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What we can learn from Asia’s “tapering”

J.P. Morgan’s David Fernandez points out that central bank “tapering” (moderation of balance sheet expansion and related monetary accommodation, currently envisaged by the U.S. Federal reserve) has a precedent of sorts. Emerging Asia had ramped up central bank assets for a decade after the 1997-98 crisis, mainly though FX interventions to bolster financial stability and competitiveness. Asia has been unwinding part of that expansion, passively and in line with smaller external surpluses, since 2008. The initial balance sheet expansion did not undermine credibility and price stability. And the subsequent reduction may be interpreted as a positive normalization, reducing the risk of financial bubbles.

“Tapering in EM Asia”, J.P. Morgan Economic Research note. 
David G. Fernandez, June 28, 2013. 
(For the original research please contact J.P. Morgan)

“For many years, EM Asia central bank balance sheets have been very large, making those in the G-4 look relatively modest in comparison. For China, Malaysia, and Thailand, they are equivalent to about one-half of GDP. Balance sheets of central banks in Korea and the Philippines are somewhat smaller, but still exceed one-third of GDP and so are larger than in most DM countries.”

The rapid expansion of balance sheets in EM Asia after the 1997-98 financial crisis was driven almost entirely by the buildup of net foreign assets… Initially, much of this expansion reflected efforts to bolster precautionary reserves and to avoid a repetition of the trauma that came with the Asian crisis. Reserves rose to levels well above the traditional reserve adequacy thresholds…Subsequently, reserve accumulation was the result of foreign exchange intervention aimed at resisting currency appreciation and maintaining external competitiveness.”

“More recently, some EM Asian central bank balance sheets have begun to contract in terms of GDP. In China, central bank assets peaked at 68% of GDP in 2008, but have gradually dropped to 56% at end-2012.”

“Economic theory usually relates the expansion of the balance sheet of a central bank to an increase in inflation. In Asia, however, inflation has remained fairly low and well-anchored. Central banks have maintained their credibility, and there has been little correlation between the expansion of central bank balance sheets on the one hand and inflation and base money growth on the other. Reserve accumulation has been funded through increases in required reserves and the issuance of central bank sterilization instruments, which has contained reserve money growth.”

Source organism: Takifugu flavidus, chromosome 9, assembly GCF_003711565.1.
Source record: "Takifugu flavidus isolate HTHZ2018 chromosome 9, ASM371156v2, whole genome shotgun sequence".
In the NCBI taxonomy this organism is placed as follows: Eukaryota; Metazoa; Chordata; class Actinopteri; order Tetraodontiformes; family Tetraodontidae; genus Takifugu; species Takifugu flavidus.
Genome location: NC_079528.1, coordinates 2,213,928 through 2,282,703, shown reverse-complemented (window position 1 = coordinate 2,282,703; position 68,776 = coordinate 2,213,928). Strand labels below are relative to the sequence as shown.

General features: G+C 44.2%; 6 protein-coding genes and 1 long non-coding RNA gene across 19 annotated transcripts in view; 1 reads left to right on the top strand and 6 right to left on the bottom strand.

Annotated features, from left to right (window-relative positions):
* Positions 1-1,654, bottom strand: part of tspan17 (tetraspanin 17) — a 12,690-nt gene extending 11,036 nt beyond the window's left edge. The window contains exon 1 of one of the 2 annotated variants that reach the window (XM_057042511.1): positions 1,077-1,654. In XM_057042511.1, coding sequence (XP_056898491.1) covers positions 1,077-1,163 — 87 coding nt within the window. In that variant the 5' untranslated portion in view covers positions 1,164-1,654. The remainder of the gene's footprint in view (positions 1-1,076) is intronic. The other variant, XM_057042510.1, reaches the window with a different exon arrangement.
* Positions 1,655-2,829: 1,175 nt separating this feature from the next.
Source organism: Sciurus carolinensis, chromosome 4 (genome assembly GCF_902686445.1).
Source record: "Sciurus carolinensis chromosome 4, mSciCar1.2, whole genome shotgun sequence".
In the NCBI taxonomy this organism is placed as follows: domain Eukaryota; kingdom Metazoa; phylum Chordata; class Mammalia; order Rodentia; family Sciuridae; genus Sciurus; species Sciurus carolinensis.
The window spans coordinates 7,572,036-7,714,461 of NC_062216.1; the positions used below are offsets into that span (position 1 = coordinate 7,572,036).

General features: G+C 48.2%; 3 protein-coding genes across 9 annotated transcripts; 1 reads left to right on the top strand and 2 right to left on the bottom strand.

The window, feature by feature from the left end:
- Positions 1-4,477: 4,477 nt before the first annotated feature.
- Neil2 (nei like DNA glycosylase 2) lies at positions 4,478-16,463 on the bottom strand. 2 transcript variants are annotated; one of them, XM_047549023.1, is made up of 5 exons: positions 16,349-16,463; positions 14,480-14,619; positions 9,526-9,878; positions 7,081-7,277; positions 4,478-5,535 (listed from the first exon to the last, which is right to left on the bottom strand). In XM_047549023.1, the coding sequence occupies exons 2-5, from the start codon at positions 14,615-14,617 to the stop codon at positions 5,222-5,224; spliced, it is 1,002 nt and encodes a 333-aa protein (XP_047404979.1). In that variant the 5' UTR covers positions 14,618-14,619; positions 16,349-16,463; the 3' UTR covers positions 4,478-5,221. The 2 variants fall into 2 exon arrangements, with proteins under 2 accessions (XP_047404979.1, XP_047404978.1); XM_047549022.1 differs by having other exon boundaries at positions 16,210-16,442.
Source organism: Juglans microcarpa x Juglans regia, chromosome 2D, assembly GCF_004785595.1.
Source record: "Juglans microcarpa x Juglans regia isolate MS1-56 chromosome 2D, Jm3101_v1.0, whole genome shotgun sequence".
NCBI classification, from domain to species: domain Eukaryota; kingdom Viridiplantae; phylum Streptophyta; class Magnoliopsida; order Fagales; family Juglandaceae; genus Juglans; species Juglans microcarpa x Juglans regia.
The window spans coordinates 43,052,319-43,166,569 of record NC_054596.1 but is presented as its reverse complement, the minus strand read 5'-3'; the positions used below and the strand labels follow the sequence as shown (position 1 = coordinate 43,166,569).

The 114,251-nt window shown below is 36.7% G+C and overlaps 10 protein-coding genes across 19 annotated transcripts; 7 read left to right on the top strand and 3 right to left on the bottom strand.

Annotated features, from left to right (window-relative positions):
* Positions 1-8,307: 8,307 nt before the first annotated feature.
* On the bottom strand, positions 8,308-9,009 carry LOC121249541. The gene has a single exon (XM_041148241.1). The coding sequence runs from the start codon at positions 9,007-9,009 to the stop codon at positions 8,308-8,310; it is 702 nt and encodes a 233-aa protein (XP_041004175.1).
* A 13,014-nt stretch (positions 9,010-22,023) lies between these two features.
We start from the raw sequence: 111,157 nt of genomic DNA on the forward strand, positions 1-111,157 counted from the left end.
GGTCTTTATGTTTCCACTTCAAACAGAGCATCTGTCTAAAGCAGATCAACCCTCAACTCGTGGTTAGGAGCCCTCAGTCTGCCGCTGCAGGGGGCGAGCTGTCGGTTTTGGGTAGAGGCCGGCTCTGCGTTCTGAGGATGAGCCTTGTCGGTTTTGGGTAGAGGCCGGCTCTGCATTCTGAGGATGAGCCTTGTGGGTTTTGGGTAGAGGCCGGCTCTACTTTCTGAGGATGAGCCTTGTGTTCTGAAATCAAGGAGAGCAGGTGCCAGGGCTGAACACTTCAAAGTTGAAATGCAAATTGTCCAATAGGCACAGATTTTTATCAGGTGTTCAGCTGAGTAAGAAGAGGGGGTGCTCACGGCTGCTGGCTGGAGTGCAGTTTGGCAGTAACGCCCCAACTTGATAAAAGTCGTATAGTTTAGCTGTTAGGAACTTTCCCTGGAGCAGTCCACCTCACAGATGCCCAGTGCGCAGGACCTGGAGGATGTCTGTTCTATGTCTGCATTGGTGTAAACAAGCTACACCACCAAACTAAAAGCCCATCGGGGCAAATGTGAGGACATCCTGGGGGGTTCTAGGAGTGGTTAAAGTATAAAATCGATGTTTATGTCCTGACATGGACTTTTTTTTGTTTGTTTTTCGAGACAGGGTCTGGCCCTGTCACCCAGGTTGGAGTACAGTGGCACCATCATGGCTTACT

“Even if the monetary base only grows in line with economic activity and inflation is kept under control, financial stability risks can still arise. There are limits to the effectiveness of sterilization operations. In periods of strong economic growth or low global risk aversion, there are likely to be strong incentives for banks to sell or leverage the highly liquid sterilization instruments on their balance sheets. The strong correlation between credit and foreign reserves in many EM Asian countries supports this assertion. Financial stability concerns may not have materialized in Asia so far, but risks of asset price bubbles are currently evident in some housing, equity, and credit markets.

By holding large foreign exchange reserves, central banks expose themselves to exchange and interest rate movements, especially the appreciation of the domestic currency….Sterilization losses and currency appreciation have undermined bank equity in some countries. In Indonesia, the Philippines, and Thailand, there had been a drift in central bank equity and reserves since the mid-2000s. The financial positions of the central banks of the Philippines and Thailand in particular appear to be under considerable stress.”

“Looking ahead, a further contraction of central bank balance sheets across EM Asia would be a strong positive signal that inflation and financial stability risks are receding. This will depend on continued success in rebalancing away from dependence on external demand…”

“As there were stark contrasts in the expansion of EM Asia versus DM central bank balance sheets, there will be different dynamics in the tapering process. In the case of EM Asia, the tapering is already being delivered ‘passively’ via lower balance of payments inflows, in particular, smaller current account surpluses. In the case of DM central banks, they will be actively managing their asset purchase programs. It seems more likely that the DM central banks, once they begin this process, will taper at a faster pace, implying a slower pace of EM Asia FX appreciation or perhaps even depreciation.”


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